Consumer Reports recently said that Roswell Park Cancer Institute and Kaleida Health ranked below the national average in preventing bloodstream infections among intensive care patients in 2009 -- but the hospitals noted that data is already out of date.
Both facilities said they dramatically cut their infection rates in 2010 after noticing the higher-than-usual rates a year earlier.
Bloodstream infections are a hugely important measure of hospital quality, just because such bugs prove to be fatal for 25 percent to 30 percent of the patients who get them, said Dr. Richard Santa, who prepared the Consumer Reports study.
The danger of such infections prompted Roswell Park officials to act when they saw the bloodstream infection rate among intensive care patients spiking in 2009 to a rate of 6.1 per 1,000 patient days in the ICU unit.
Consumer Reports said that was 239 percent worse than the national average, ranking Roswell Parkas having as one of the three worst infection rates in the country.
The spike happened after the hospital decided in 2008 to move patients who were having bone marrow transplants to the intensive care unit, said Maureen Kelly, vice president of patient care services and chief nursing officer at Roswell Park.
Cancer patients undergoing bone marrow transplants have weak immune systems, and once the hospital saw their infections increasing, "we got a huge multidisciplinary team together to look at how we can fix this," Kelly said.
As a result of that work, the hospital began using different antibiotics in some circumstances and changed its policy on the dressing of wounds -- moves that reduced the infection rate to 1.5 per 1,000 patient days in 2010, Kelly said.
Similarly, Kaleida reported an infection rate of 2.8 per 1,000 intensive care unit days in 2009 -- which, Consumer Reports said, was 18 percent worse than the national average.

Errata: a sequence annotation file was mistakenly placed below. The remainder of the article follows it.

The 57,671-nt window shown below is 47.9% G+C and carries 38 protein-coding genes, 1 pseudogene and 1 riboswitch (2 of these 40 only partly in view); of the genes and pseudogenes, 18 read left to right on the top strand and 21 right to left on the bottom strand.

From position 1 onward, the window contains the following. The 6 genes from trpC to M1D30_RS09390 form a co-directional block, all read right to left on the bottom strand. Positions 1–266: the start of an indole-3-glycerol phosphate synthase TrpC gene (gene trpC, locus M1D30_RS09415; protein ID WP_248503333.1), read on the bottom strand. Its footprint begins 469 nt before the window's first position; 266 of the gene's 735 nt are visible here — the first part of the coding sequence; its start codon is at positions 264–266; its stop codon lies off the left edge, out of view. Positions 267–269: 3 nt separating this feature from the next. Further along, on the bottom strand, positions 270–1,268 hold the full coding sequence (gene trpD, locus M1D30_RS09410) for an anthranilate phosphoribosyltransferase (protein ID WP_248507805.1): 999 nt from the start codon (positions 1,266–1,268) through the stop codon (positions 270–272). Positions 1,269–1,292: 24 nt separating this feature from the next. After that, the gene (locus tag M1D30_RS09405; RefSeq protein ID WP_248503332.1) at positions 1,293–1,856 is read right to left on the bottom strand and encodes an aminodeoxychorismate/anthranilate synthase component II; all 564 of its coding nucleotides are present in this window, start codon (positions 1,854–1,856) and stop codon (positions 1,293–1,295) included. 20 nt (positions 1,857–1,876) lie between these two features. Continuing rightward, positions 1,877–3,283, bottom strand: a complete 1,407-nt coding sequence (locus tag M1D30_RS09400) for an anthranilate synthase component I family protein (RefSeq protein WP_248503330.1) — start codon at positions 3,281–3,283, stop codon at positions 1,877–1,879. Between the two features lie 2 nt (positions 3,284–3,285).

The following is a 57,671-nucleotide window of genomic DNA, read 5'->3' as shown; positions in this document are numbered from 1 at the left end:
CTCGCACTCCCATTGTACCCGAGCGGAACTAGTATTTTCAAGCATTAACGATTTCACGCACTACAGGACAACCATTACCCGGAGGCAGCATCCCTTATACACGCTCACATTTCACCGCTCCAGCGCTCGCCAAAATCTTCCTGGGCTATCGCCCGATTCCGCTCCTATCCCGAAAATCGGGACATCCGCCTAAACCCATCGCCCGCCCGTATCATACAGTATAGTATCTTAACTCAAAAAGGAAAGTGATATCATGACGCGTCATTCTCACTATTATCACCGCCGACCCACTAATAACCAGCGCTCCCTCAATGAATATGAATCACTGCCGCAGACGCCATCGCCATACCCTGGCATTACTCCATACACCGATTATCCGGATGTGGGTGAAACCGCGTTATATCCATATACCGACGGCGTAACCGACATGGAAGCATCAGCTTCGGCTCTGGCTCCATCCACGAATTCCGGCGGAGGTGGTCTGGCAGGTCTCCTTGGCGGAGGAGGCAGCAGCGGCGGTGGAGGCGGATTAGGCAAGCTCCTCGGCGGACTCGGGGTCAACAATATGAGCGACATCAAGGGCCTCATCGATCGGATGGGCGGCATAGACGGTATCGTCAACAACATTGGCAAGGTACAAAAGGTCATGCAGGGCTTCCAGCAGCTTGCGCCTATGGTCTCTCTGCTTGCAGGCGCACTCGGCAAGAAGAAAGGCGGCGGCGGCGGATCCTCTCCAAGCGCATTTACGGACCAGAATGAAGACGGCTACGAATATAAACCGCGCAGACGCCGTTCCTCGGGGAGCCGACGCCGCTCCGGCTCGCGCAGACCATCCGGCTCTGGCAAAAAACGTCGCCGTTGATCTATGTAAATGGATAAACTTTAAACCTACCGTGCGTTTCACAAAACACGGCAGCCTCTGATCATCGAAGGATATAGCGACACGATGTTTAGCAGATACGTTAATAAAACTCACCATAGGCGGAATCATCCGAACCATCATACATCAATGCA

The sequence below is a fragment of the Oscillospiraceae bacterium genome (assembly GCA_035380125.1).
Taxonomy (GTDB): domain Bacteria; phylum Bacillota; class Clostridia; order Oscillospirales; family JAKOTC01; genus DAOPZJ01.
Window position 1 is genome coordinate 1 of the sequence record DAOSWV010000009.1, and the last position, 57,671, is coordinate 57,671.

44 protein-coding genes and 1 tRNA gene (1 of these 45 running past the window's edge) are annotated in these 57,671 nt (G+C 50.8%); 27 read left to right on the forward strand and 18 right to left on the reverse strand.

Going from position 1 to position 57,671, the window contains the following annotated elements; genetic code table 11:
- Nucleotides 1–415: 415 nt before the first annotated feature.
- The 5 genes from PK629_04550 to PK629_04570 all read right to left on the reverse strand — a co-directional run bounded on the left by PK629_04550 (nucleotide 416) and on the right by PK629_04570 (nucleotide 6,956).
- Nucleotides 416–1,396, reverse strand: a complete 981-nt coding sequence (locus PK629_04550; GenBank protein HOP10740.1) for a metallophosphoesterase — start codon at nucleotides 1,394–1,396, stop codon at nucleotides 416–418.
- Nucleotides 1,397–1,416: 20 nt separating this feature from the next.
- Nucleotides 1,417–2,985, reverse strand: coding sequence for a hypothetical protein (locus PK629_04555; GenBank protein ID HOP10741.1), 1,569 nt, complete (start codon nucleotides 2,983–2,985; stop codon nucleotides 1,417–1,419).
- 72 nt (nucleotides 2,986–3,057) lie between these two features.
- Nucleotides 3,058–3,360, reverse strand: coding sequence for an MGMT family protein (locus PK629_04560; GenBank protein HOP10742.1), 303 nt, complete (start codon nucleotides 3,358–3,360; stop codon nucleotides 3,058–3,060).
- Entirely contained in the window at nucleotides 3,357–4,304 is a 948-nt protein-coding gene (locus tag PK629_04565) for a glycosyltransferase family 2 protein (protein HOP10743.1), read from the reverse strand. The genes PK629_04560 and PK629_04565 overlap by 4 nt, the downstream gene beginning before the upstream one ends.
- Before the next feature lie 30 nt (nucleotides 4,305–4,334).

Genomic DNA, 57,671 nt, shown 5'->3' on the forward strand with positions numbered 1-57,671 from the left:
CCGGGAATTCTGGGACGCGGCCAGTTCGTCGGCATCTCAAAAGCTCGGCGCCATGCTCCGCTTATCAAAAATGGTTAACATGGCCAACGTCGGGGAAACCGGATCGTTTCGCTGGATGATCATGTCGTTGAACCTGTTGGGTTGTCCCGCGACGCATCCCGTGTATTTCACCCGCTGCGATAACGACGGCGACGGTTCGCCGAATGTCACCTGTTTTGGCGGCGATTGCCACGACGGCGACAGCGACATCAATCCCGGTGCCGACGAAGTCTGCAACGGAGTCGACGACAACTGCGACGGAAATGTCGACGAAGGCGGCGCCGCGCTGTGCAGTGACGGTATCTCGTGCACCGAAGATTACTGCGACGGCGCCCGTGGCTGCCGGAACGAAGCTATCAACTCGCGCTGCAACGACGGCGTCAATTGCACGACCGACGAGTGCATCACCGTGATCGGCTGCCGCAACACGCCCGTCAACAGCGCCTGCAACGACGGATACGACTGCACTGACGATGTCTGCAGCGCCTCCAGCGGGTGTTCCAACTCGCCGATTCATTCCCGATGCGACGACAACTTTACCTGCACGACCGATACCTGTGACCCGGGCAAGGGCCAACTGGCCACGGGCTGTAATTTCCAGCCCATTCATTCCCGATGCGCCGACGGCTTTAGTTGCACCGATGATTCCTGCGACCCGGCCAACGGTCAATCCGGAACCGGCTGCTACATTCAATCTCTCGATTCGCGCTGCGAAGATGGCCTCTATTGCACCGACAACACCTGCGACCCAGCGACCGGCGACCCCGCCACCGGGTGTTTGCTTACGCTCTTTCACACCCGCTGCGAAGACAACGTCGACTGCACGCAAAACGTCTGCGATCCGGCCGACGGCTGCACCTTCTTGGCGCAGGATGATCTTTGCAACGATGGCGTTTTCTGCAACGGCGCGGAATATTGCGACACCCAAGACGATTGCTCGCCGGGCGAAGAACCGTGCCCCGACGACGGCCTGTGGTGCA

In response, Kaleida reviewed its best practices and instituted a system whereby nurses could call a stop to a medical procedure if they notice a physician or resident violating the hospital's infection prevention procedures, said Mary Pruski, vice president and chief quality and patient safety officer.
Those changes drove down Kaleida's infection rate to 1.8 per 1,000 ICU days in 2010, Pruski said.
Roswell Park and Kaleida were just two of 67 hospitals nationwide that Consumer Reports singled out for having unusually high rates of bloodstream infections among ICU patients in 2009.
Some of the nation's most highly regarded hospitals -- including the Cleveland Clinic and the Johns Hopkins Bayview Medical Center in Baltimore -- were among those with high infection rates.
"It's unsettling, isn't it?" said Santa, the Consumer Reports analyst. Big name hospitals "have a lot of priorities, and this isn't one of them."
Still, "the good news is that once a hospital focuses on this, the improvement can be dramatic," he added.
Santa found that Sisters Hospital had an infection rate that was 8 percent higher than the national average, while Kenmore Mercy Hospital's rate was 12 percent lower than the national average. The Catholic Health System declined to repond to the report.
And Erie County Medical Center, with an infection rate of 0.64 per 1,000 patient days, performed 70 percent better than the average hospital. "Erie County Medical Center is doing a good job of this," Santa said.